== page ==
Identify the problem, in order to avoid a French drain flood
The condition of the drain can be checked using a video camera connected to a monitor. For the camera to penetrate inside the drainage pipe, the drain must include external access points (cleaning openings) or be connected to a sump or storm sewer with a check valve. In addition, there should not be too many elbows in the system.
If a camera cannot be inserted into the drain pipe, the solution is excavation. This method is obviously more intrusive, but the advantage is that it allows an evaluation of the entire system, from the outside as well as from the inside.
Preparations for the operation
If only one part of the French drain is blocked, it is possible to restore it. A partial repair or replacement may also be sufficient, for example, on only one side of the building. In this case, the total cost may be only a few hundred dollars.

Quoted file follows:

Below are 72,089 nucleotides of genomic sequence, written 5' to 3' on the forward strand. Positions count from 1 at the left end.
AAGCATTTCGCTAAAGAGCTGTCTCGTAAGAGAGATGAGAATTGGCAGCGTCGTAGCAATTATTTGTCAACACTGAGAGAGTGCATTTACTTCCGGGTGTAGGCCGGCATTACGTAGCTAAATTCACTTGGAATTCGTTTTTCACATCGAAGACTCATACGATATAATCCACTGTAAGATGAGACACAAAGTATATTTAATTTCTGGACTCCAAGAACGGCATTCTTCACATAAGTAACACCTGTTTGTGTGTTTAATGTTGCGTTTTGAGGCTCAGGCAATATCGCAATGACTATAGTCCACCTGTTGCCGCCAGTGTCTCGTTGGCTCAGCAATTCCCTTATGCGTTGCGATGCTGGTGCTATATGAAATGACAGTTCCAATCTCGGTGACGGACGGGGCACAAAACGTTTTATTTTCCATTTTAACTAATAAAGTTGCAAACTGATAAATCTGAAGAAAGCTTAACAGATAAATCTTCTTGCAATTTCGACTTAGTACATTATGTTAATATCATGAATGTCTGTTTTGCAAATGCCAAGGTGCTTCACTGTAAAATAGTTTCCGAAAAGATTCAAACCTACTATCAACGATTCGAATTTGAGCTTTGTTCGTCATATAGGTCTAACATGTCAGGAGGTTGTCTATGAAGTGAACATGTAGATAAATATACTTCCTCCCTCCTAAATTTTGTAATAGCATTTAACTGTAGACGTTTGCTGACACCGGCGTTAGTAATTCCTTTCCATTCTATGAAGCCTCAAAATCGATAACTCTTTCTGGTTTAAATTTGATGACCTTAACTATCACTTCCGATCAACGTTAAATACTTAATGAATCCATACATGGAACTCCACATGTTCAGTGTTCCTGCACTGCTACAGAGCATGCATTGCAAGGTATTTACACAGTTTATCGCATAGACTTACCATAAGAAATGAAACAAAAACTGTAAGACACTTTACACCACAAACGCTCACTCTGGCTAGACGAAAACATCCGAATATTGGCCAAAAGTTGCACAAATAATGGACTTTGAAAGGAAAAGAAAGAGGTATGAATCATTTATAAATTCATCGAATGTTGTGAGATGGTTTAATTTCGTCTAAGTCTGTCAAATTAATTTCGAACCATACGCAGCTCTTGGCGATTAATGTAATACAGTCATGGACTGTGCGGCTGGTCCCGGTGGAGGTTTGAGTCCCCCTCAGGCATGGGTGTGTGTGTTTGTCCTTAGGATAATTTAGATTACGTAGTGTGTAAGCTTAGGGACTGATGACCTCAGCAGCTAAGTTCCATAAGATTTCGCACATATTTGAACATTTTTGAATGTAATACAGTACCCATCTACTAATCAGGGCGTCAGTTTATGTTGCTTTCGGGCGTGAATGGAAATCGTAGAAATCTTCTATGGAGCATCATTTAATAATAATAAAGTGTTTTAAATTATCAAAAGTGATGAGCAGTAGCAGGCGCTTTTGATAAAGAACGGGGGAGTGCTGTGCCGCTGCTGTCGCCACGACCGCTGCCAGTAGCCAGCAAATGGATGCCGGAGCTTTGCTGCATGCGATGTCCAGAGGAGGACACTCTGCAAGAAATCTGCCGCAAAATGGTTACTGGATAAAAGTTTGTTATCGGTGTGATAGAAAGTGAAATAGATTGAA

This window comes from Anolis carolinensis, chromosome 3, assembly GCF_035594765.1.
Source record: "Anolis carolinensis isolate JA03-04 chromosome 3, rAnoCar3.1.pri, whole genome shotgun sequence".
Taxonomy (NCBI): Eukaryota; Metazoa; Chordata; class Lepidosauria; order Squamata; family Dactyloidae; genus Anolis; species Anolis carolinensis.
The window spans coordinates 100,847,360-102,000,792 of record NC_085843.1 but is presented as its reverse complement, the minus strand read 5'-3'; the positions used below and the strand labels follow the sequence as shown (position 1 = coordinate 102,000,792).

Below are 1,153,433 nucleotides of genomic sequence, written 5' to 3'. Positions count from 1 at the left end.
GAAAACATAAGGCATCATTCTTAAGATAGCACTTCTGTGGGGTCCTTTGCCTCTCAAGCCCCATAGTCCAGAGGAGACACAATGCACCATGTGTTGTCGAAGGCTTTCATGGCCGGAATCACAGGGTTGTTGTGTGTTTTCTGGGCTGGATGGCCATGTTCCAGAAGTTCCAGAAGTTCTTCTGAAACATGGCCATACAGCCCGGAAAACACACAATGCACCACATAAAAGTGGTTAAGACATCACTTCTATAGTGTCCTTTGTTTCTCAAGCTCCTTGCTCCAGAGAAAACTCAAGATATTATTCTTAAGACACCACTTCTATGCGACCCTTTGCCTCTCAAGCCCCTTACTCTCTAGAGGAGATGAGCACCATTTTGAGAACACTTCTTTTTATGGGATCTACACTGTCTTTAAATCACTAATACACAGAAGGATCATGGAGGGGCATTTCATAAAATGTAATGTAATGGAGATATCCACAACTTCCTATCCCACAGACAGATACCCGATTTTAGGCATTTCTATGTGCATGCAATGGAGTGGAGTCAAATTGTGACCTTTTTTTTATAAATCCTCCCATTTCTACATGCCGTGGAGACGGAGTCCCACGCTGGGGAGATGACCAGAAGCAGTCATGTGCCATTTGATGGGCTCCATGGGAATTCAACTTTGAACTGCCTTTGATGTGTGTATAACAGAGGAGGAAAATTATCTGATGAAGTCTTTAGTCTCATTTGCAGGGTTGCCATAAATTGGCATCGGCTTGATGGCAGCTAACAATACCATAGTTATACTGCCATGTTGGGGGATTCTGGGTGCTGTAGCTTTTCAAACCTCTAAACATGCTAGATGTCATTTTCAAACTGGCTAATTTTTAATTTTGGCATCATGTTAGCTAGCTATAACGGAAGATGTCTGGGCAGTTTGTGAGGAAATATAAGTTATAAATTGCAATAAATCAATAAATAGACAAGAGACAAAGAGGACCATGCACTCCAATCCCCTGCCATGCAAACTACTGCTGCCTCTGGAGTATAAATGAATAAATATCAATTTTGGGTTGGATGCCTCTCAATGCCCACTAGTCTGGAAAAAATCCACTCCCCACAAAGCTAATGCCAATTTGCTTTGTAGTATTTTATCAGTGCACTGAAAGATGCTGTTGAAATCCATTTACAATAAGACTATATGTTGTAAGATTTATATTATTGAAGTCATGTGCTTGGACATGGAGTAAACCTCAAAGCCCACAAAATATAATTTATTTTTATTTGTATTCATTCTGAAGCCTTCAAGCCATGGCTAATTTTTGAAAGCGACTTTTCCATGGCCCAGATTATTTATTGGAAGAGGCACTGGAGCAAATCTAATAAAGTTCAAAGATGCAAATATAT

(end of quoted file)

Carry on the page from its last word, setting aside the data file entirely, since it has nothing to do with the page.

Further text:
If the entire system needs to be replaced, the amount of your bill will go up, which can cost you between $10,000 and $15,000, or even more. In such a case, it is essential to obtain a detailed quote from companies specializing in French drain installation that hold a valid permit from the Régie du bâtiment du Québec that complies with the standards in force.
Is your basement damp or flooded?
If you see signs of water infiltration in your basement, consult a professional to have it checked. Getting your French drain repaired before the foundation damage manifests itself will save you a ton of grief and mold-related issues in the long run.